Title: A Linux Desktop...
Published: 03 Jul 2022
Updated: 11 Nov 2022
When I stumbled upon Grassmunk’s Chicago95 (a Windows95-style theme for XFCE/ GTK2/ GTK3) earlier this year, it inspired me to set up a Linux-based mobile desktop (notebook) that not only looks and feels like classic Windows - but also integrates well in a modern Microsoft-centric enterprise environment.
This is how the result looks like:
While the graphical concept and aesthetics of this setup are mainly driven by XFCE (xwdm) and the Chicago95 theme, the consistency of the user experience comes from limiting everything to the use of GTK-based applications.
The integration with Microsoft Windows-centric environments is achieved by software components like Samba, CUPS, XfreeRDP and others.
Below you’ll find the essential steps and resources to achieve this setup.
I always start with a clean (expert-mode) Debian installation without any additional packages except the base system. On bare-metal I’m usually installing a targeted kernel/ initram.
Consider installing everything on an encrypted file system: If your device gets lost/ stolen/ confiscated for any reason, at least you won’t have to worry about other people accessing your system and data.
Install the X Window System and the Xfce Desktop Environment:
# apt install xorg xfce4
Either way I had to install a few packages myself:
# apt install lightdm-gtk-greeter-settings # apt install gobject-introspection # apt install xfce4-whiskermenu-plugin # apt install qt5-style-plugins # apt install qt5ct # apt install wget ä apt install curl # wget http://archive.ubuntu.com/ubuntu/pool/universe/x/xfce4-panel-profiles/xfce4-panel-profiles_1.0.10-0ubuntu1_all.deb # sudo dpkg -i xfce4-panel-profiles_1.0.10-0ubuntu1_all.deb
Install Chicago95 using the package manager:
# echo 'deb http://download.opensuse.org/repositories/home:/bgstack15:/Chicago95/Debian_Testing/ /' | sudo tee /etc/apt/sources.list.d/home:bgstack15:Chicago95.list # curl -fsSL https://download.opensuse.org/repositories/home:bgstack15:Chicago95/Debian_Testing/Release.key | gpg --dearmor | sudo tee /etc/apt/trusted.gpg.d/home_bgstack15_Chicago95.gpg > /dev/null # apt-get update # apt install chicago95-theme-all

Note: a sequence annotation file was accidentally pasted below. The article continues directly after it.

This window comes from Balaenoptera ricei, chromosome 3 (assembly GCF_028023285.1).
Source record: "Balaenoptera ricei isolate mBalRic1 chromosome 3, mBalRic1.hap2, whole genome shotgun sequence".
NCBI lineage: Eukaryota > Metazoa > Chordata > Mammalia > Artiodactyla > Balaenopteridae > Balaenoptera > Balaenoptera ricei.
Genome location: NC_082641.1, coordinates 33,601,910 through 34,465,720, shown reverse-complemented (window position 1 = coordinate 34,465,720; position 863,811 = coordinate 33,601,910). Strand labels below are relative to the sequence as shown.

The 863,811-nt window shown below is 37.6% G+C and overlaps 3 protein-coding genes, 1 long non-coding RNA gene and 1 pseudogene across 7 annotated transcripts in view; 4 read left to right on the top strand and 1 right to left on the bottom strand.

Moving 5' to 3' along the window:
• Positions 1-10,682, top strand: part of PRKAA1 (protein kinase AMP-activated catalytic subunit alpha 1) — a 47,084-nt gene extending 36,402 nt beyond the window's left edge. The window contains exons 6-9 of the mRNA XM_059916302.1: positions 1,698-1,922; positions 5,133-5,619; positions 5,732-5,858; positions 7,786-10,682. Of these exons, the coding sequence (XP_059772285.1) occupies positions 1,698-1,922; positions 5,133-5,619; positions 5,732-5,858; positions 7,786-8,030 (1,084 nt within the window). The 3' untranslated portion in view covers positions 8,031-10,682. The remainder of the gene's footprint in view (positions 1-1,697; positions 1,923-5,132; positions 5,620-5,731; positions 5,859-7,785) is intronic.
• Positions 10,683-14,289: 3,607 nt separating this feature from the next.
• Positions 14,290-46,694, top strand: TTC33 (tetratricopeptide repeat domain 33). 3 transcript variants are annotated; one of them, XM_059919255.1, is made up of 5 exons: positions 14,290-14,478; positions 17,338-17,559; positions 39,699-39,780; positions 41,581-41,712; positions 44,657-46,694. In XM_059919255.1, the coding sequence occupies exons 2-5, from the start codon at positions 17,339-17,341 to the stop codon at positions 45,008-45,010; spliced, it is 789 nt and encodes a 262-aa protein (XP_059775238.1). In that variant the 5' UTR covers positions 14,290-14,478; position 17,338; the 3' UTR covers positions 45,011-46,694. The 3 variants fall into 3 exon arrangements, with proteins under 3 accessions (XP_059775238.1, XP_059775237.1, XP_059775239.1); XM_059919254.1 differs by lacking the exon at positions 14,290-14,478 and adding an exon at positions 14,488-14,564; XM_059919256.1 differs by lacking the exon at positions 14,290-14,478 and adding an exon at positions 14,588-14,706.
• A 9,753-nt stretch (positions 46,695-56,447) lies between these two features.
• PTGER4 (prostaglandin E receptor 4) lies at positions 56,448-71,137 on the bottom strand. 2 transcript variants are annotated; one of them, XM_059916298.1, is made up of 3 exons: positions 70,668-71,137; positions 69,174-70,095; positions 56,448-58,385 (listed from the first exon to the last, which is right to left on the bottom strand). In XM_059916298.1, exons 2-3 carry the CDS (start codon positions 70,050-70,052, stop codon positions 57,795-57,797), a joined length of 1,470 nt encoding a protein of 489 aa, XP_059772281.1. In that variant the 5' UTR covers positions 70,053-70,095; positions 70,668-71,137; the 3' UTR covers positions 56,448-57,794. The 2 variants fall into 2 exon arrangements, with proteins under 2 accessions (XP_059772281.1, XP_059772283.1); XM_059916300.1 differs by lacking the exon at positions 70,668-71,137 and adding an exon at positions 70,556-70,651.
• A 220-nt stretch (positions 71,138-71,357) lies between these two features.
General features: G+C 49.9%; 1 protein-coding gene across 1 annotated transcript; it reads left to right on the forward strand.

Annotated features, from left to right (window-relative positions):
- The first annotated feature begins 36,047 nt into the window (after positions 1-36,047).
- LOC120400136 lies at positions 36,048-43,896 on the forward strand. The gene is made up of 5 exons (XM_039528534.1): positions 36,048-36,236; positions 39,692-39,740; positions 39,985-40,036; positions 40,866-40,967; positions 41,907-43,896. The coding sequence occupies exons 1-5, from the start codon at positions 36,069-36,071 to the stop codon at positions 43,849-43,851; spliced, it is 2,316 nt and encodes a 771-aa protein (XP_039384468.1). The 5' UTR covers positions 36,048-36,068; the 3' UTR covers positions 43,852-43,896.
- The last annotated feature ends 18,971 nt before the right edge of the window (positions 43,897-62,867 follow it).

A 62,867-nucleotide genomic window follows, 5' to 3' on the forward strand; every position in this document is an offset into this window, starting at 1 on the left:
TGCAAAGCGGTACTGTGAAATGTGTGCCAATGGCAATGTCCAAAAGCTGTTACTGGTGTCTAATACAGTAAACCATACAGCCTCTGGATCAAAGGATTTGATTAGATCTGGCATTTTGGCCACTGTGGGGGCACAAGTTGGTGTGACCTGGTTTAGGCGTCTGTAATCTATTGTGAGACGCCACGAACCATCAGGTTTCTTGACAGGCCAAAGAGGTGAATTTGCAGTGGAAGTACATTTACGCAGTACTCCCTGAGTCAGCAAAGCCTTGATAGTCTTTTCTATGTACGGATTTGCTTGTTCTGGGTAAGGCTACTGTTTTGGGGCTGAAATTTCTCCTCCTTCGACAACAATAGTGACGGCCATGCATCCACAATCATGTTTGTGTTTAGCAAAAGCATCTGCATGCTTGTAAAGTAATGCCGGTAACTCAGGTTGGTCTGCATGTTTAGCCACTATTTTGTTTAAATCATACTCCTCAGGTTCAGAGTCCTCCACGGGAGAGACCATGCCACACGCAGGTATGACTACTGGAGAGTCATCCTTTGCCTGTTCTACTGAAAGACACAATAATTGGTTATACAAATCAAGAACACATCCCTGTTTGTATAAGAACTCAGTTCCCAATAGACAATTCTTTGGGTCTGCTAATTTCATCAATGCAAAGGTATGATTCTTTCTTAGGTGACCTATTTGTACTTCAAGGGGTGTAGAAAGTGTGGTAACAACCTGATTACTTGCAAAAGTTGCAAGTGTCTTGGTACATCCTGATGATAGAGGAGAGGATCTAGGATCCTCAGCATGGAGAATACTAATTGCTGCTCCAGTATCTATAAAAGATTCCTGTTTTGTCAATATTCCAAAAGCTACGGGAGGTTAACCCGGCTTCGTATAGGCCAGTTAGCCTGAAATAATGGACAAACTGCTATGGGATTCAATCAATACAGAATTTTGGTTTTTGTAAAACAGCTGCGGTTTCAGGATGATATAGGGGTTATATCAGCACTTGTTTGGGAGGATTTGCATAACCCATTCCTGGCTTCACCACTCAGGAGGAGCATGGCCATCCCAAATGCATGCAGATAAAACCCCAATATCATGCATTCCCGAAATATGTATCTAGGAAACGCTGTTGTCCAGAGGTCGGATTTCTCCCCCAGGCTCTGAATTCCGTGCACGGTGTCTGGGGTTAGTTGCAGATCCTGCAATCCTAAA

Enable Chicago95 for the lightdm-gtk-greeter to get a themed login screen:
The GitHub repository contains detailed instructions on how to enable the theme. Being lazy I ended up running the installer available from the Github repository, which redundantly writes some files already written by the package manager, but comfortably runs most of the numerous steps needed to enable the theme, e.g. configure the taskbar, menus, icons etc. pp.
$ chmod +x installer.py $ ./installer.py
As mentioned earlier, choosing applications that make use of GTK generally makes for a rather consistent look and feel of the whole environment. These are some of the applications I’m using:
Chicago95 did a great job resampling the classic Windows command window, although I opted to not change the prompt to DOS-fashion.
# apt install xfce4-terminal
By the way: Midnight commander is not only a great file manager, but an excellent SCP-client, too: Use mc’s command prompt to access a remote directory using SCP:
Thunar (Xfce’s default file manager) is a good choice. To make it work with SMB-shares and archives, a few additional packages need to be installed:
# apt install libsmbclient # apt install smbclient # apt install gvfs-backends # apt install thunar-archive-plugin # apt install unrar